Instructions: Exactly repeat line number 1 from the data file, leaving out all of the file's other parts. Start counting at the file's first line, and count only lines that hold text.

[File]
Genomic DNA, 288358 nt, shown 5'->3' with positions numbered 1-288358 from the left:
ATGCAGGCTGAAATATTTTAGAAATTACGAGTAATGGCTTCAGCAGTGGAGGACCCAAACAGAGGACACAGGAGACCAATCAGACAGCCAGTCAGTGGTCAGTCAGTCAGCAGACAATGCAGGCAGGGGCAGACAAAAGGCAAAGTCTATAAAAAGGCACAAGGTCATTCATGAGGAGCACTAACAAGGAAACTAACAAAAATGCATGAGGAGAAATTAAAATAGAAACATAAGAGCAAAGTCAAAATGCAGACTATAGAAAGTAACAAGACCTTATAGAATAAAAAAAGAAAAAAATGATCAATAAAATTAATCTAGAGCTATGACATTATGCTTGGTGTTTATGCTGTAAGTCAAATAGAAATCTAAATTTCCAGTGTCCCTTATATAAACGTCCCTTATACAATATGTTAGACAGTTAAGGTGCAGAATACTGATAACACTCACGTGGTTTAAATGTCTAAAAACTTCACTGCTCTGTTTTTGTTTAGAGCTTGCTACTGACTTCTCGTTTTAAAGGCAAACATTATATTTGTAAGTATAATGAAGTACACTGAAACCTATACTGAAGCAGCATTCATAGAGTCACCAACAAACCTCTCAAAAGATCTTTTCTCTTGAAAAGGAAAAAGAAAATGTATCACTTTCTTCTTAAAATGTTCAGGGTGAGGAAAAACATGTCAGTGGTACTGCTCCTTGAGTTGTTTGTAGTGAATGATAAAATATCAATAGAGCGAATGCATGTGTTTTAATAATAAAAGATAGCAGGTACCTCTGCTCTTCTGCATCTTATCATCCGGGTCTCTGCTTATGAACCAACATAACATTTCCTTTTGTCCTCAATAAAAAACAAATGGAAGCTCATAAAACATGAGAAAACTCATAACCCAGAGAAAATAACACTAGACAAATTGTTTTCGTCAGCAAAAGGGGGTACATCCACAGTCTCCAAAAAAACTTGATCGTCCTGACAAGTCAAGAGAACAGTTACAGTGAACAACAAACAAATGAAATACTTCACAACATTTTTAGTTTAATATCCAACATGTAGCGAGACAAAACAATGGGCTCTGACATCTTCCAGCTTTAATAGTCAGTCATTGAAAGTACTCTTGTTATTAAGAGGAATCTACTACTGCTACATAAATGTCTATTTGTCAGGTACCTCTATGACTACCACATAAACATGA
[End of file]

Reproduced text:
Genomic DNA, 288358 nt, shown 5'->3' with positions numbered 1-288358 from the left: